The most popular method of terrain synthesis is recursive subdivision, commonly called "plasma" (although there are other methods also called plasma). There's lots of demo code for this on x2ftp.oulu.fi, and I've implemented a couple of examples of subdivision methods in Java. The idea behind this method is to take your starting shape, usually a rectangle, and place random heights at the corners. Then you calculate the heights at the midpoints of each of the sides and the center by linear interpolation and add or subtract a random value from that height. Then recursively (or in a loop) you calculate the next levels of detail, adding smaller random values each time, until the map is complete.
Remember to scale the random factors added to each point by a value which is proportional to the lengths of the sides (the variance over 10 squares is larger than the variance over 5 squares)
This method can be made extremely fast when your stepsize is 2 and the map dimensions are a multiple of 2 as well. Unfortunately, this is a very difficult fractal when it comes to zooming in on an area. Unless you can control your random numbers at every conceivable x,y point, the edges of zoomed areas will not usually match up. This may not be an issue for your application; YMMV.
One major variation is to make the subdivision tile-based rather than edge-based -- some methods are described in SIGGRAPH Proceedings. Basically you generate all new corners for your tiles, and the original corners become the centers of new tiles.
Advantages: can be VERY fast.
Drawbacks: can show distinctive aliasing effects along the grid lines, tends to look most realistic from low angles (rather than from overhead), and doesn't give you rivers or vegetation. Can also give you problems joining together multiple tiles created with this method, unless you can work out a way to get the same random seeds for the edges.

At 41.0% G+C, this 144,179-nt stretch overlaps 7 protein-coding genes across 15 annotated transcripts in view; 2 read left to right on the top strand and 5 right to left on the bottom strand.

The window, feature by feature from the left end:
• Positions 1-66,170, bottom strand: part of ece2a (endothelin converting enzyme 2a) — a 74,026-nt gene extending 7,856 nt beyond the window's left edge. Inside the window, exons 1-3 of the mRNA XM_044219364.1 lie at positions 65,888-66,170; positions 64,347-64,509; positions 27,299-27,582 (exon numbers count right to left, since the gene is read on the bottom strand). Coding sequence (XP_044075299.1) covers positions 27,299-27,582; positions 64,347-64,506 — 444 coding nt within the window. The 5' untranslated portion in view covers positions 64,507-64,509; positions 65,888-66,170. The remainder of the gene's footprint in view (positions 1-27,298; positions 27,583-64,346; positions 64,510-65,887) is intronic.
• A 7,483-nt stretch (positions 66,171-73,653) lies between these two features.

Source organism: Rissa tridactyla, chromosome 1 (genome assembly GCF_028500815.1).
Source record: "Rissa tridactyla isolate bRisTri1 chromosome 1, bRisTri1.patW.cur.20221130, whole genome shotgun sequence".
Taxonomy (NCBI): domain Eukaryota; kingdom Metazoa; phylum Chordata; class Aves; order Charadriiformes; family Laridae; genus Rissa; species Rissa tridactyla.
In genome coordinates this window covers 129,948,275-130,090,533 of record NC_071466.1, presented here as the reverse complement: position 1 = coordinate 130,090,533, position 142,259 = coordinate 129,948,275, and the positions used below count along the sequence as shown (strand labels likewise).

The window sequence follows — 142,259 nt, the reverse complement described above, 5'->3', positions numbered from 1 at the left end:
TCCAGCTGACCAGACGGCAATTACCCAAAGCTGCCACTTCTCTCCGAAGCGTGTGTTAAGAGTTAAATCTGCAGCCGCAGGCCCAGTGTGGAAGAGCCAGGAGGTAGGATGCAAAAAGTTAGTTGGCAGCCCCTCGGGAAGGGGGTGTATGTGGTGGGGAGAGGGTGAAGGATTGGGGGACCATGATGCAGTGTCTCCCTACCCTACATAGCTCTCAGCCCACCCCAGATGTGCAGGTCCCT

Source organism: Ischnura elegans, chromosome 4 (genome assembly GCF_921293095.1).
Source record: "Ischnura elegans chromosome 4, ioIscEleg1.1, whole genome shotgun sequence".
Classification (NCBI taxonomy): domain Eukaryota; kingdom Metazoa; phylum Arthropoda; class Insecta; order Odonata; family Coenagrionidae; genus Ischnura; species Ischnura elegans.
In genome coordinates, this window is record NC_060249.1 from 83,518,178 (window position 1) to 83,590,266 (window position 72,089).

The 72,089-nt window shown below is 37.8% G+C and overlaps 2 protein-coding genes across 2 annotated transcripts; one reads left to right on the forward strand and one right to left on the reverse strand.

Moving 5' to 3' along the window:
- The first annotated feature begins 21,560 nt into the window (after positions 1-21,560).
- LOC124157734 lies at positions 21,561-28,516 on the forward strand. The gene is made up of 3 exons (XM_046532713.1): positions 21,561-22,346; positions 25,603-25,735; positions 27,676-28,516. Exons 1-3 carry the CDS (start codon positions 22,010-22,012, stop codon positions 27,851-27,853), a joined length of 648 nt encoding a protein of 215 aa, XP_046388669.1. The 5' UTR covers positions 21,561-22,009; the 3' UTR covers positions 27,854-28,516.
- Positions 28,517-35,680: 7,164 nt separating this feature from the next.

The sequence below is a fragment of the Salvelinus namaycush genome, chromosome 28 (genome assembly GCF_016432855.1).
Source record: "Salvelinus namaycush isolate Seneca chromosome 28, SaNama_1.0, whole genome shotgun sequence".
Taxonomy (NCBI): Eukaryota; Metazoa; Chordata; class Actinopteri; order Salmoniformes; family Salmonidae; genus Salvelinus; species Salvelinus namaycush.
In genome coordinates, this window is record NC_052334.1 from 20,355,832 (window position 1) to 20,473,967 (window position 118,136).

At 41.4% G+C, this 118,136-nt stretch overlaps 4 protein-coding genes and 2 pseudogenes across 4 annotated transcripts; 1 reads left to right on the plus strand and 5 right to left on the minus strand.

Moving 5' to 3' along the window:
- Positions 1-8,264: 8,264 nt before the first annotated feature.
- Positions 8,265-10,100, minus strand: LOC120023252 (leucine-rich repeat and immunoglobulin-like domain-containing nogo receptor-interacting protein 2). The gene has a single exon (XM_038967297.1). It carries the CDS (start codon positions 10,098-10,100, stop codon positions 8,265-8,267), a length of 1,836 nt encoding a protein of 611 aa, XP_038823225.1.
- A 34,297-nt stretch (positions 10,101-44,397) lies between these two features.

This fractal suffers from a number of artifacts, usually ugly, due to the fractal characteristics of this method. These artifacts tend to be most visible when looking down from above, or when looking across the map directly down grid lines or diagonals. There are a few techniques that are used to reduce these artifacts:
Reference: Miller, Gavin S. P., "The Definition and Rendering of Terrain Maps", SIGGRAPH Conference Proceedings, 1986, p.39
point 1 = ( 9 * a + 3 * b + 3 * c + 1 * d ) / 16; point 2 = ( 3 * a + 9 * b + 1 * c + 3 * d ) / 16; point 3 = ( 3 * a + 1 * b + 9 * c + 3 * d ) / 16; point 4 = ( 1 * a + 3 * b + 3 * c + 9 * d ) / 16;Notice that each point is weighted more heavily towards the old points nearest it. This produces a fairly good rounded landscape without any randomness added in (demo courtesy of James McNeill).
Midpoint subdivision is used in a lot of "plasma" demos (e.g., the Mars Demo), sometimes with non-linear scaling of the resulting heights (e.g., squaring or cubing heights above sealevel to exaggerate mountains).
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